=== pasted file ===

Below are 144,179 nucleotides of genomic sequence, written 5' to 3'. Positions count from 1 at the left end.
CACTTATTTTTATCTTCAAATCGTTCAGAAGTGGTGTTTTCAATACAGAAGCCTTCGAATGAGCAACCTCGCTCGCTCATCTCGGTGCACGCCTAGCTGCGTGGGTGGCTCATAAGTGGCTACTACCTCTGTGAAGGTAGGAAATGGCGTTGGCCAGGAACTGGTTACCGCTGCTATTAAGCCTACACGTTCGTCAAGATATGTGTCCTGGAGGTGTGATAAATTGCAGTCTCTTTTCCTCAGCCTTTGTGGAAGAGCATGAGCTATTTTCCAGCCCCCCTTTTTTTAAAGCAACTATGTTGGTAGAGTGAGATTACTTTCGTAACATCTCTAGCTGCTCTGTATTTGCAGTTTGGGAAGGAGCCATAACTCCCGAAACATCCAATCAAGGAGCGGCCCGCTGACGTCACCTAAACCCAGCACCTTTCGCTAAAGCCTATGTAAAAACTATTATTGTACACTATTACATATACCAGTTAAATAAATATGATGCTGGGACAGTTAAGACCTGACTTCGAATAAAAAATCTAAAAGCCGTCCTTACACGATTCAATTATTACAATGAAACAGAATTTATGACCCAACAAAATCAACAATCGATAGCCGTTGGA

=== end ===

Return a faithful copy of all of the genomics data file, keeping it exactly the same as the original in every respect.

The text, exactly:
Below are 144,179 nucleotides of genomic sequence, written 5' to 3'. Positions count from 1 at the left end.
CACTTATTTTTATCTTCAAATCGTTCAGAAGTGGTGTTTTCAATACAGAAGCCTTCGAATGAGCAACCTCGCTCGCTCATCTCGGTGCACGCCTAGCTGCGTGGGTGGCTCATAAGTGGCTACTACCTCTGTGAAGGTAGGAAATGGCGTTGGCCAGGAACTGGTTACCGCTGCTATTAAGCCTACACGTTCGTCAAGATATGTGTCCTGGAGGTGTGATAAATTGCAGTCTCTTTTCCTCAGCCTTTGTGGAAGAGCATGAGCTATTTTCCAGCCCCCCTTTTTTTAAAGCAACTATGTTGGTAGAGTGAGATTACTTTCGTAACATCTCTAGCTGCTCTGTATTTGCAGTTTGGGAAGGAGCCATAACTCCCGAAACATCCAATCAAGGAGCGGCCCGCTGACGTCACCTAAACCCAGCACCTTTCGCTAAAGCCTATGTAAAAACTATTATTGTACACTATTACATATACCAGTTAAATAAATATGATGCTGGGACAGTTAAGACCTGACTTCGAATAAAAAATCTAAAAGCCGTCCTTACACGATTCAATTATTACAATGAAACAGAATTTATGACCCAACAAAATCAACAATCGATAGCCGTTGGA